Tackling AMR at BioInfect 2022

Tackling AMR at BioInfect 2022

Published on 16/03/2022
Tackling AMR at BioInfect 2022

The global COVID-19 pandemic has highlighted the importance of infectious disease control and antimicrobial resistance is one of the biggest public health challenges of our time. The annual BioInfect conference examines at the critical issues relating to the challenges of new anti-infective development,  the endemic problem of resistance, and the considerations for creating a truly global and effective response to antimicrobial resistance.

Back in person for the first time since 2020, this year’s BioInfect event took place at Alderley Park in Cheshire on 8th March and was well-attended, with 120 delegates, 10 exhibitors and 20 speakers from 13 companies.

With discussion themes ranging from global perspectives and drug discovery to patient engagement and the role of diagnostics, the one day event saw a busy agenda of keynote speeches, panel discussions, workshops, and networking.

The first keynote speaker, Dr Anand Anandkumar, Co-Founder & Chief Executive Officer of Bugworks Research Inc, commented on the effect of AMR of low- and middle-income countries (LMICs) such as India, South Africa and Southeast Asia, and how global strategies to combat AMR must be affordable and accessible. Dr Anandkumar also discussed the importance of identifying unmet needs such as better diagnostic capabilities, reducing the costs of antibiotic development, and conserving existing antibiotics, and implementing solutions ranging from stewardship programmes to pooled procurement approaches.

During his address, John H. Rex, MD, Chief Medical Officer of F2G Ltd, discussed the future of AMR reimbursement, which he predicted would reflect the societal value of new antibiotics. Dr Rex also highlighted the expense of getting a drug to market as one obstacle to new antibiotic development, identifying the importance of “push” incentives such as grants to encourage pre-clinical R&D coupled with “pull” incentives which are payments made without regard for use once the drug has been approved.

Echoing Dr Rex’s comments, Prof. Colm Leonard, Consultant Clinical Adviser for NICE, gave his perspective on the inadequacies of the current antimicrobial pipeline and the role of incentives to boost the development of new drugs, both in ensuring income at point of marketing and by supporting R&D. Prof. Leonard went on to outline a potentially effective new approach to monetising antibiotic development through the ‘subscription-type’ payment model being trialled by NICE and NHS England, which demonstrates the feasibility of innovative models that pay companies for antimicrobials based primarily on their value to the NHS as opposed to the volumes used.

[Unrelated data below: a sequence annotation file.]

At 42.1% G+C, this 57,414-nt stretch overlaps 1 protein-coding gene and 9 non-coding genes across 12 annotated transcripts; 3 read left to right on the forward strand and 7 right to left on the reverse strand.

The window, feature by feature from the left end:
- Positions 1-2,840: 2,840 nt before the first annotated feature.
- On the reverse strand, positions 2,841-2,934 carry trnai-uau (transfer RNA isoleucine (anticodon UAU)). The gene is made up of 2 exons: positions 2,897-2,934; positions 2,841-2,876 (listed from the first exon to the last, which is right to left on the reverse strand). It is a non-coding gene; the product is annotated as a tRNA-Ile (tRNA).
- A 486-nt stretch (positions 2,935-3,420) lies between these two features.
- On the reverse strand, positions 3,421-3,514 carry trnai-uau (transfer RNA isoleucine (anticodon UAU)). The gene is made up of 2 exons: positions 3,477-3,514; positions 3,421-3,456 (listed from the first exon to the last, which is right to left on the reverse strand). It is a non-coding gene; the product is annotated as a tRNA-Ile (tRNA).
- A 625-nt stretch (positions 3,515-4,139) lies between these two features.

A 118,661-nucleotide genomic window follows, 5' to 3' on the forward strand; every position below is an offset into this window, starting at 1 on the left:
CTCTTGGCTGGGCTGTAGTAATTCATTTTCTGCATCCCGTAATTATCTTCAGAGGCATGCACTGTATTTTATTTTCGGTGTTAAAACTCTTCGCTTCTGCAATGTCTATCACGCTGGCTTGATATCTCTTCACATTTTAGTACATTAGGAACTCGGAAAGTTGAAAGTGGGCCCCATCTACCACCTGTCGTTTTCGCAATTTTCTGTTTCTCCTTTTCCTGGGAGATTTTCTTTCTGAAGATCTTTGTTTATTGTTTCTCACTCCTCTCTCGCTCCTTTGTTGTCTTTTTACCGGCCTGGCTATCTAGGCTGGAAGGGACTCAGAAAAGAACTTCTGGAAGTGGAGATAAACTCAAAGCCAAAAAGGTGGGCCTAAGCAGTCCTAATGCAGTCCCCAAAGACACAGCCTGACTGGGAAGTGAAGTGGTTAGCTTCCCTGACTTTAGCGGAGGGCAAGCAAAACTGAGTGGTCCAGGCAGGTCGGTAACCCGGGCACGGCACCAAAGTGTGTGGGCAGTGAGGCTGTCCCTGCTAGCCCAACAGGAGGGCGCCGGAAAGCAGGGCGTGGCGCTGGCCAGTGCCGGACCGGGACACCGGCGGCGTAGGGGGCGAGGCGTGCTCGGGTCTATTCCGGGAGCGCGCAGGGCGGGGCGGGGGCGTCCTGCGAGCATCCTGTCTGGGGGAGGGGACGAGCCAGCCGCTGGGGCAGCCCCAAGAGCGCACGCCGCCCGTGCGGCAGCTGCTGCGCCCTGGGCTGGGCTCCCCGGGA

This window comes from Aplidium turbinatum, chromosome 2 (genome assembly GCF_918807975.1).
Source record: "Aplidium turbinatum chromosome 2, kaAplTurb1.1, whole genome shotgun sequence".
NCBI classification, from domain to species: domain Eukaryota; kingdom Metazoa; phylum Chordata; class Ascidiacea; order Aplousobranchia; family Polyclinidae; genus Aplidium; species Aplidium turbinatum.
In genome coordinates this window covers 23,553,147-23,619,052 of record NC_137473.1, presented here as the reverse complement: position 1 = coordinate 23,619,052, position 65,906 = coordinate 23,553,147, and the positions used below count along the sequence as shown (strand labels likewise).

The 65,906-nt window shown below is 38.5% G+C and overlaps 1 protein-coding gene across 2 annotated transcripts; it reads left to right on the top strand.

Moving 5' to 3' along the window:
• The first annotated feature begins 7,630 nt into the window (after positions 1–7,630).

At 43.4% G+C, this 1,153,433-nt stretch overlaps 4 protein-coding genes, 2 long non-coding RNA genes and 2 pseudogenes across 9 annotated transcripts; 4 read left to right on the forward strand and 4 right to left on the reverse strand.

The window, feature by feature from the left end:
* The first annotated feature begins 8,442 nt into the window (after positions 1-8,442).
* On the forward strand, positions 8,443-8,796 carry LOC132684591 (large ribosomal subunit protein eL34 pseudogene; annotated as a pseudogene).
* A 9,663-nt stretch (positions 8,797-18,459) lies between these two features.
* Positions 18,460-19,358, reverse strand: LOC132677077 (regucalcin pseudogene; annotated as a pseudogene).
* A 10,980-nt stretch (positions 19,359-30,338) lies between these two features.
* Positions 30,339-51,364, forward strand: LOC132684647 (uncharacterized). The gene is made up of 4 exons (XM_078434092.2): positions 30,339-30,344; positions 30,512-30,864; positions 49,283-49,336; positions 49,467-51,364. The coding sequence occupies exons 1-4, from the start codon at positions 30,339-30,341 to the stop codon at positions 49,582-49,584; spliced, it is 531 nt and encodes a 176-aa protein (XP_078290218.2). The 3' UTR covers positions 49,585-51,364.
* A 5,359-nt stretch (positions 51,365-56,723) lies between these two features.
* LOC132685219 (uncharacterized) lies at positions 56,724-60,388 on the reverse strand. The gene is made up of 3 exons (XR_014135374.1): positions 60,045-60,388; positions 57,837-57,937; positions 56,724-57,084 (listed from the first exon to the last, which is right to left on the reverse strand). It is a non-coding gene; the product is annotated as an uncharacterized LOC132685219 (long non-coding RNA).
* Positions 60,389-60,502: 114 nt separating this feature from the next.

Finally, Sébastien Coyne from Evotec Lyon presented the Vivo Mimetic Media platform for discovering and characterizing novel mode of action antibiotics, first by focusing on the recent lack of scientific breakthroughs in antibacterial drug discovery, and the need for a different approach. Mr Coyne explained how screening in alternative media gives access to ​overlooked drug targets, with applications also in translation studies. He concluded that this kind of novel approach will be essential in tackling AMR, alongside redesigning antibacterial discovery infrastructure, and fostering collaboration, partnership, training and cross-interaction​.

Commenting on the event’s success, Dr Geoff Davison, CEO of Bionow, said: “With the global COVID-19 pandemic showing the importance of innovation in the fight against infectious disease, I am delighted that so many experts in the field of AMR, drug development and new technologies were able to come together to network, educate and share ideas. Bionow is proud to be involved in such an important health issue that affects us all.

Kath Mackay, Director of Life Sciences at Bruntwood SciTech, said: “With AMR often referred to as the next hidden pandemic, it was inspiring to hear leading researchers discuss a range of topics from opportunities in drug development, to methods in which to disseminate research into patient engagement and education. It was great to host such an important set of debates and discussions at Alderley Park and bring together the scientific community.

BioInfect 2022 is supported by Evotec, Infex Therapeutics, Bruntwood SciTech and Alderley Park.

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